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Dirk Koetter Introduced As Falcons Offensive Coordinator, Promises Screens And No-Huddle

New Atlanta Falcons offensive coordinator Dirk Koetter made his first local impression Monday morning, dazzling with talk of next-generation weaponry like screen passes, downfield throws and no-huddle attacks. We have no idea what he's talking about, but assume it's all some sort of fancy dive play.

He said he's excited about working with Matt Ryan and watching film from every 2011 Falcons game. He talked about balance and developing schemes that match personnel strengths, but the quote that's going to jump out is the one about Mike Smith specifically requesting Koetter bring Atlanta's screen passing game up to snuff.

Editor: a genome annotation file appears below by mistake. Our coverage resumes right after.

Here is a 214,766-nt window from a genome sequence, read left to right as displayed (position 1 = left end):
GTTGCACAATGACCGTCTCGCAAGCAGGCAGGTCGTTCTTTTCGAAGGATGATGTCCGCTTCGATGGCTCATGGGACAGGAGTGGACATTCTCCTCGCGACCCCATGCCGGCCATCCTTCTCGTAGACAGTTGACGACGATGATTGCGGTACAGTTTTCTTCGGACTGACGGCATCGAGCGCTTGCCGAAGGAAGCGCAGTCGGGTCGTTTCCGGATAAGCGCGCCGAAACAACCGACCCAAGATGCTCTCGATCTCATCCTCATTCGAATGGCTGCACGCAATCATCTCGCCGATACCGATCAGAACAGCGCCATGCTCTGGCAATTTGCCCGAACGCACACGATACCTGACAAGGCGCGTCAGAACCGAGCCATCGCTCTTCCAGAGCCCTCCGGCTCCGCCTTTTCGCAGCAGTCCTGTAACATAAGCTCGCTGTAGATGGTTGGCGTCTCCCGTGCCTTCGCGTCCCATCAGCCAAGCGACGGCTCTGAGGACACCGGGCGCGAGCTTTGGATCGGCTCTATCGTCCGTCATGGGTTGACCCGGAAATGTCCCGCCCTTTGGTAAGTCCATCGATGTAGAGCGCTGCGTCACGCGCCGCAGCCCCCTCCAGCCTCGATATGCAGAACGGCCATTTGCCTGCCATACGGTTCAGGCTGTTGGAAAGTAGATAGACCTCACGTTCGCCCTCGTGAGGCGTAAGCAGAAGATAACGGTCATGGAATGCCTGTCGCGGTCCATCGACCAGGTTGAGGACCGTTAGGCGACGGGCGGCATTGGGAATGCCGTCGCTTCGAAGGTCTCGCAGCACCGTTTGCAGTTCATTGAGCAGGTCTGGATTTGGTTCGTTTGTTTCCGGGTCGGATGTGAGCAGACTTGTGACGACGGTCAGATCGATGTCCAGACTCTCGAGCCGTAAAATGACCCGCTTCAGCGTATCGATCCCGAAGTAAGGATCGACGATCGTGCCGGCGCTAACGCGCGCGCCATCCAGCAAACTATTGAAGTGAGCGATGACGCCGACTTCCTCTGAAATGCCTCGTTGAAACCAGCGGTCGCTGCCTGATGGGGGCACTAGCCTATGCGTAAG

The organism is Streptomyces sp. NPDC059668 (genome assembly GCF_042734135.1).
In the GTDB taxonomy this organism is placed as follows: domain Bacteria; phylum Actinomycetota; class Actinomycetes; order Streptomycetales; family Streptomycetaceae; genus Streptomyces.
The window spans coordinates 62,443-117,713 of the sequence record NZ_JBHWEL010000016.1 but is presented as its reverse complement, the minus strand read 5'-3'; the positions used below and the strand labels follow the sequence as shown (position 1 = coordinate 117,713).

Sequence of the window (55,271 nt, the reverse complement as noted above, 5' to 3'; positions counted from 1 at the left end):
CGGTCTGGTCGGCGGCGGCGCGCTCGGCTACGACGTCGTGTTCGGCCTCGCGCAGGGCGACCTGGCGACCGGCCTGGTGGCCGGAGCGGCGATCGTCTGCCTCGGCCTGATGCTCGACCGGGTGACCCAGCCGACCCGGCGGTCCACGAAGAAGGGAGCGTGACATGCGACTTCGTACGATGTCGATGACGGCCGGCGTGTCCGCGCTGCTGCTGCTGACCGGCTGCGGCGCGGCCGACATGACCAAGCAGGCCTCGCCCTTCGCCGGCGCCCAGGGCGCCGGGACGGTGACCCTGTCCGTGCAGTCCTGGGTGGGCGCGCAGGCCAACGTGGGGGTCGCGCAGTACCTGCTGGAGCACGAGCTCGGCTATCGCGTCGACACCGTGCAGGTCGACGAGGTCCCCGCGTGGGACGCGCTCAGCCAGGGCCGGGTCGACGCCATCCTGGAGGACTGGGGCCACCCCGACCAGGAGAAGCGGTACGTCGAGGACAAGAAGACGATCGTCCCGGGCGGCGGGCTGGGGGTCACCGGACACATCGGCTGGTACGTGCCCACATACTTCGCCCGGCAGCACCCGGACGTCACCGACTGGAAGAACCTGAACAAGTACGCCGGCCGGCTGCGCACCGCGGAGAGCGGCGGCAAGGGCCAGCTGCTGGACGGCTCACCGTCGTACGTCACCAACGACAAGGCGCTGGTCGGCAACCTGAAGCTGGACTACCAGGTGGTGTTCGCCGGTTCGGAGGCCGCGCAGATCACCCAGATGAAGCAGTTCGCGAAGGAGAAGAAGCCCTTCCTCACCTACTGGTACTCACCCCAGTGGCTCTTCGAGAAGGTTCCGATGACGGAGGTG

If you're just now joining us, you wouldn't believe how much time Falcons fans spend complaining about how useless this team has been at screen passes. With Alabama screen master Julio Jones outside, the Falcons should be able to count at least a couple of screens among their base plays. But, as Pat Yasinkas dutifully chronicled, the Birds were perhaps the league's worst screen team.

Koetter's said before that he prefers taking shots downfield over high-percentage short stuff, but the thing about Jones, Harry Douglas, Jacquizz Rodgers and even Roddy White is that short plays could become big plays if drawn up right.

Too often under the previous regime, explosive Falcons receivers got the ball at a standstill, unable to develop any momentum before defenders arrived. While Tony Gonzalez seems to work better when he's able to pivot and assess before making something of a reception, most receivers should be able to catch the ball in spots where they're ready to move and add yards after the catch, especially if it's close to the line of scrimmage. That could be something to hope for next year.

For more on the Atlanta Falcons, check out Falcons blog The Falcoholic. For more on the NFL Playoffs and everything NFL, go to SBNation.com's NFL news hub.

Photographs by coka_koehler used in background montage under Creative Commons. Thank you.